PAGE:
So most of the book is them on the run and Grant chasing them.  Mia is incredibly ignorant and Whitney is whiny.  Andrew is almost emotionless, having been practically brainwashed to believe everything he has been told about America.  All he wants is to serve his country, get a great job after, and buy a nice wife through the Registry.  Grant is rather two-dimensional, just evil.  The story is told from three POVs: Mia's, Grant's, and Andrew's.  I liked the chapters told from Andrew's POV because it was interesting to see how he was changing and how he was really feeling since he usually didn't express any emotions (well, he does get mad at Mia and Whitney a lot because they're so ridiculous).  Mia is also changing as she gets more assertive, a little bit more savvy (she's starting at zero), and opening her eyes to the world.  

Part of me liked this book, but part of me thought it was pretty ridiculous. There's a pointless love triangle that just annoyed me.  There is some resolution, but I'm assuming there is another book.  If I had to rate this, I would give it between 2.5 and 3 stars.

As far as the audiobook part of it, I usually do not listen to audiobooks, so I don't have a lot to compare it to.  The narration wasn't horrible, but it wasn't great.

Posted by:  Pam

Monday, July 29, 2013

Book Review: A Darkness Strange and Lovely (Something Strange and Deadly #2) by Susan Dennard

A Darkness Strange and Lovely (Something Strange and Deadly #2)
Author:  Susan Dennard
Publisher:  HarperTeen, 416 pages
Publication Date:  July 23, 2013

From Goodreads:
Following an all-out battle with the walking Dead, the Spirit Hunters have fled Philadelphia, leaving Eleanor alone to cope with the devastating aftermath. But there’s more trouble ahead—the evil necromancer Marcus has returned, and his diabolical advances have Eleanor escaping to Paris to seek the help of Joseph, Jie, and the infuriatingly handsome Daniel once again. When she arrives, however, she finds a whole new darkness lurking in this City of Light. As harrowing events unfold, Eleanor is forced to make a deadly decision that will mean life or death for everyone.

Review (*Spoilers from Something Strange and Deadly*):
I loved this book, I think it was even better than the first!  It starts about three months after the Spirit Hunters left Eleanor in Philadelphia.  Things are not good for Eleanor.  She's alone (her mother is in a mental health facility) and without a right hand (which becomes a really important part of the story).  She is still reeling from losing her brother and Clarence.  And she cannot forget that Daniel told her that he didn't love her.  (Although I was always wondering about that, he did say it was complicated, but then she said it was a yes or no question and then he said no).  Anyway...Marcus is back so Eleanor flees to meet the Spirit Hunters in Paris so they can help her and defeat Marcus.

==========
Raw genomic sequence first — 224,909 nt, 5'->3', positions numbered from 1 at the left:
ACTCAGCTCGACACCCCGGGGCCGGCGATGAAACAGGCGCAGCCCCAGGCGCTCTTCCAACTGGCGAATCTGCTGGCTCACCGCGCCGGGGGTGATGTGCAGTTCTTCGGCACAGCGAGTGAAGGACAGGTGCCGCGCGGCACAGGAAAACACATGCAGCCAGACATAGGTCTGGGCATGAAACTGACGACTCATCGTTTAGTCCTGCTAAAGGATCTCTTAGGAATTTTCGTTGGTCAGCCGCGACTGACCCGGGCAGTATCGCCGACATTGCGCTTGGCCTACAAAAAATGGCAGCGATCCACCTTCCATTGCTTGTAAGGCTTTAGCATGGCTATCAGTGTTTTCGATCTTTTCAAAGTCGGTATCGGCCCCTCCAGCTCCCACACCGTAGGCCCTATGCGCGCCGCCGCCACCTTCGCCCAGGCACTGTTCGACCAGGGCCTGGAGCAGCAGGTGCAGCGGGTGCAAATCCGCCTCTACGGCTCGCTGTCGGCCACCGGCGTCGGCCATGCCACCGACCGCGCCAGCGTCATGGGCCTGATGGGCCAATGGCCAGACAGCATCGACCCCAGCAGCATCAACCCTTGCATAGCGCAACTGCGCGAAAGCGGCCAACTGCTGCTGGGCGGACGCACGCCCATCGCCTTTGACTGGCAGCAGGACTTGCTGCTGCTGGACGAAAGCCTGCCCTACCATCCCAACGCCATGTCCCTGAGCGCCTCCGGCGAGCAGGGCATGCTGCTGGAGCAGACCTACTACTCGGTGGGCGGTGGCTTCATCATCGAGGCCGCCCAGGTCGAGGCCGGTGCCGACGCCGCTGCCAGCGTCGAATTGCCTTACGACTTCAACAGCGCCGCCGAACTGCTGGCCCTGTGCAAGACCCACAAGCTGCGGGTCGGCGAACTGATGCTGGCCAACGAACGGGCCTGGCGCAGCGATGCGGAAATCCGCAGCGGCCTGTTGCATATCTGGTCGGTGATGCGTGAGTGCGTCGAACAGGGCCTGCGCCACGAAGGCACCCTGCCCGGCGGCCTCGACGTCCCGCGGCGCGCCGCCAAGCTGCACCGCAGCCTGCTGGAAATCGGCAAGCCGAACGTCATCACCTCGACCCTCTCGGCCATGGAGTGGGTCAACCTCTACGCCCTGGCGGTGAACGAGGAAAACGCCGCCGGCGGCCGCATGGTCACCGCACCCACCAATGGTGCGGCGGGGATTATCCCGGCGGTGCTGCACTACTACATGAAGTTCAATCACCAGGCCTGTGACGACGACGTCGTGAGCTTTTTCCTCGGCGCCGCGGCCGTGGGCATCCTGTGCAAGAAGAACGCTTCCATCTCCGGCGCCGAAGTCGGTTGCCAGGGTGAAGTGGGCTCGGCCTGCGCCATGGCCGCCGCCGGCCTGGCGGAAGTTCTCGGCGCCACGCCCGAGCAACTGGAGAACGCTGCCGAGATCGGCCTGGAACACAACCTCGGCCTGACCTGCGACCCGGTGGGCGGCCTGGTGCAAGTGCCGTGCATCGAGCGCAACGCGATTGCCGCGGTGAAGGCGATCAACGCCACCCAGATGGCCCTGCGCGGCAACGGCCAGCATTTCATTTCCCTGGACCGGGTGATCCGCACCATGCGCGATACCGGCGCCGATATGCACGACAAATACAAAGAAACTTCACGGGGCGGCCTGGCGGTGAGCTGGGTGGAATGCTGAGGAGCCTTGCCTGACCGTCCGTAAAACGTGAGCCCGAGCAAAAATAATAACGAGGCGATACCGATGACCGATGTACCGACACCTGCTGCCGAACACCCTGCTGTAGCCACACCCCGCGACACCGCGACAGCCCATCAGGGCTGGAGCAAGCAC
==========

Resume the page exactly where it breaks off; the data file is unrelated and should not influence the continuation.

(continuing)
This book is dark and frustrated me to death, but in a good way.  I just wanted to scream at everyone.  Just talk to each other!  Tell each other what is going on!  Gah!  But no one listened to me, which I guess is good because it would have been a pretty boring book if that had been the case.

The Spirit Hunters actually don't make an appearance until about a third of the way into the book, and Daniel doesn't show up until about half way through, so know that going in.  I wanted more of all of them together, but there is not a whole lot of that.  

There is a new character, Oliver, and I have mixed feelings about him.  Daniel...I was so frustrated by the events in this book revolving around Daniel and Eleanor.  There are moments between them, but not a lot.  And I wanted to smack both of them most of the time.  Still no love triangle, though--yay!  But what Daniel was trying to do, with his new clothes, speaking, the "empty" box--so cute! 

Jie--needed more Jie!  

And Eleanor is dealing with her necromancy powers, and I'm afraid of where that is heading.  It is so not looking good.

The book ends in the middle, so be prepared for that.  I still loved it, but I can't believe I'll have to wait however long to get resolution.  Still, awesome book!

Posted by:  Pam

Sunday, July 28, 2013

Book Review: My Life Next Door by Huntley Fitzpatrick

My Life Next Door
Author:  Huntley Fitzpatriack
Publisher:  Dial Books for Young Readers, 394 pages
Publication Date:  June 14, 2012

From Goodreads:
The Garretts are everything the Reeds are not. Loud, messy, affectionate. And every day from her rooftop perch, Samantha Reed wishes she was one of them . . . until one summer evening, Jase Garrett climbs up next to her and changes everything.

As the two fall fiercely for each other, stumbling through the awkwardness and awesomeness of first love, Jase's family embraces Samantha - even as she keeps him a secret from her own. Then something unthinkable happens, and the bottom drops out of Samantha's world. She's suddenly faced with an impossible decision. Which perfect family will save her? Or is it time she saved herself?

A transporting debut about family, friendship, first romance, and how to be true to one person you love without betraying another.

Sweet, romantic read.  

The focus of this book is on the romance, which is a nice slow-building realistic one.  I just loved how their relationship developed.  And Jase, what a perfect guy!  I've read a few contemporary YA recently and he is definitely my favorite so far.  Good-looking (of course), open, honest, a good brother, good son, great friend.  He can fix anything.  Absolutely a stand-up guy. He comes from a large family that Samantha has always watched from the roof.  I have to say that I'm not sure how they never really were around each other at all.  Yes, they went to different schools, but they lived next door to each other.  Oh well.  Samantha lives with just her mom and her older sister, and the rambunctious Garrett family has always fascinated her (and her mom can't stand them).  Samantha's home is ordered and peaceful (her mom vacuums every single day) while the Garrett's house is messy and completely chaotic.